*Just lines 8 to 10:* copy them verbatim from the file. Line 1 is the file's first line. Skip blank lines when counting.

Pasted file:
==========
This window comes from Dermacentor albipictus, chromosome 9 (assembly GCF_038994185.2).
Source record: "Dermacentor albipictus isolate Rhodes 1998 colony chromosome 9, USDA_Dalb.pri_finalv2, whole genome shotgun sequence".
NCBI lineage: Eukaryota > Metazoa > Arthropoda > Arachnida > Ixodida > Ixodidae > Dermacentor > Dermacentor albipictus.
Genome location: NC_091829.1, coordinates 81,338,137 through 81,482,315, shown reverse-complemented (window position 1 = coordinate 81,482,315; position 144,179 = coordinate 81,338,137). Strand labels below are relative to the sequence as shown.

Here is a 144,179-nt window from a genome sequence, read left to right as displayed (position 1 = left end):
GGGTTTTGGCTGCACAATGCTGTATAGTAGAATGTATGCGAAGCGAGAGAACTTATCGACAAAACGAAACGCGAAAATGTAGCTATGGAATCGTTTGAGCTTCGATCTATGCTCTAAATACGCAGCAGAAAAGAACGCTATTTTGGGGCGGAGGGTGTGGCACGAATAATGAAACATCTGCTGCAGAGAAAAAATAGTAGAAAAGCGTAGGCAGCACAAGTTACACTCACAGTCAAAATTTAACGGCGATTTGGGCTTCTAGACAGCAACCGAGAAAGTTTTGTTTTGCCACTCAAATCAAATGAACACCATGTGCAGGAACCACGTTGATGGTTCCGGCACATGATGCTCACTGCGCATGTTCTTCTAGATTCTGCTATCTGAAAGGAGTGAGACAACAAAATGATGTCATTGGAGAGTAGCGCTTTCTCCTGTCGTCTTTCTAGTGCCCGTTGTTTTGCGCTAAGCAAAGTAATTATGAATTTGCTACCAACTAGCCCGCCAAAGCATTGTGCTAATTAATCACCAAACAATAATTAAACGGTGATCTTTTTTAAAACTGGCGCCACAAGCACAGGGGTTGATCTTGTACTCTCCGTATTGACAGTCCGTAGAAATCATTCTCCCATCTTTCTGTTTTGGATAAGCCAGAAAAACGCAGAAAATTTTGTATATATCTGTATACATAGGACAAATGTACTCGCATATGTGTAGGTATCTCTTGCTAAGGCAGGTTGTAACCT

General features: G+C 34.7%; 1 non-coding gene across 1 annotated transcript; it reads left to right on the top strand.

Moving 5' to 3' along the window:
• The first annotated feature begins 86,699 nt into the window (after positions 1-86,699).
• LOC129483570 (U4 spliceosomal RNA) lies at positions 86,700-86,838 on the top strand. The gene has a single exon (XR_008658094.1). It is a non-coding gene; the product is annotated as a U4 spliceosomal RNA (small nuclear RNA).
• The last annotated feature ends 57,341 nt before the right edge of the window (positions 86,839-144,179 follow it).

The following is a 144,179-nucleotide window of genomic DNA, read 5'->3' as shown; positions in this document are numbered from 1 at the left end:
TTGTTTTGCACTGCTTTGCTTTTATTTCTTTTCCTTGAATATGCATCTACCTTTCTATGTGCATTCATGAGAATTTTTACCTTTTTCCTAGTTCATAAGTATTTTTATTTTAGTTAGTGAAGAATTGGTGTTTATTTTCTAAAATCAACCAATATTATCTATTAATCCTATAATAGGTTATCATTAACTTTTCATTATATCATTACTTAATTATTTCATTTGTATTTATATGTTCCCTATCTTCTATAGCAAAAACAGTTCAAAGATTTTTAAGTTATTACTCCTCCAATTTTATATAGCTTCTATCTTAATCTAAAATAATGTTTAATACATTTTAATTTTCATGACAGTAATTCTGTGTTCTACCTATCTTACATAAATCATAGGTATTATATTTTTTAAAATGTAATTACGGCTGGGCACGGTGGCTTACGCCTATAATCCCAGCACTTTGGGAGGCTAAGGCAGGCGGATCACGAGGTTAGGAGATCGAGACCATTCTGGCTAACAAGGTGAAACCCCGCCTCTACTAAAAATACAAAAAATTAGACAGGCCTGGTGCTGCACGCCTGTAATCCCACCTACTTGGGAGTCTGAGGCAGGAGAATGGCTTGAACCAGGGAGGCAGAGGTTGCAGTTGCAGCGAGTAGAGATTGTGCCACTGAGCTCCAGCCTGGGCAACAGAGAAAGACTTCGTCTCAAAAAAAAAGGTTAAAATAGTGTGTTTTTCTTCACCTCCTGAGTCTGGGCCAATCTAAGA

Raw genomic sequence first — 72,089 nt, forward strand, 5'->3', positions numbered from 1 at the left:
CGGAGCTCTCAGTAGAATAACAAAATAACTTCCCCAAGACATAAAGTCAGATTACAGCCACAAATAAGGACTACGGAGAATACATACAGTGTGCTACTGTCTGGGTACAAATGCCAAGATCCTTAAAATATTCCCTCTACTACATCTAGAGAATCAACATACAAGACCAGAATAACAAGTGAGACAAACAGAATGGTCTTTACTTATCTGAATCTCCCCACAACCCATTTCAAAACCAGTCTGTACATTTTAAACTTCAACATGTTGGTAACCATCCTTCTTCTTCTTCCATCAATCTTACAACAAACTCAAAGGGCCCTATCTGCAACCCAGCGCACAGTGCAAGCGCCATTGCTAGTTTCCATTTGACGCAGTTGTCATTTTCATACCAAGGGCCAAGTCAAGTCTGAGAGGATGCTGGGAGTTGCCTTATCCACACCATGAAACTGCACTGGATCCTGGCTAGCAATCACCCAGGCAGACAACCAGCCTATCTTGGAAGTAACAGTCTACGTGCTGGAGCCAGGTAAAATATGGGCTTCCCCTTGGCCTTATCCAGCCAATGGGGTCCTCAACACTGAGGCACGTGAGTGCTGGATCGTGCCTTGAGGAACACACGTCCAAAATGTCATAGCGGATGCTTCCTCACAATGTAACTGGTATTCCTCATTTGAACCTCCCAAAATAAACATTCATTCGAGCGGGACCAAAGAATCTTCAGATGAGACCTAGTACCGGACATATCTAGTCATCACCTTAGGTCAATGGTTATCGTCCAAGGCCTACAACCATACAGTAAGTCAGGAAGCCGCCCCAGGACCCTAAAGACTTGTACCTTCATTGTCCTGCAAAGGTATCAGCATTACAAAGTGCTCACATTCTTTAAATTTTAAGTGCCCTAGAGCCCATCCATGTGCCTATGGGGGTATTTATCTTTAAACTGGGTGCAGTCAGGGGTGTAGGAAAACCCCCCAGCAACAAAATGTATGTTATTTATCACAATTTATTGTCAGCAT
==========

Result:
Moving 5' to 3' along the window:
• The first annotated feature begins 86,699 nt into the window (after positions 1-86,699).
• LOC129483570 (U4 spliceosomal RNA) lies at positions 86,700-86,838 on the top strand. The gene has a single exon (XR_008658094.1). It is a non-coding gene; the product is annotated as a U4 spliceosomal RNA (small nuclear RNA).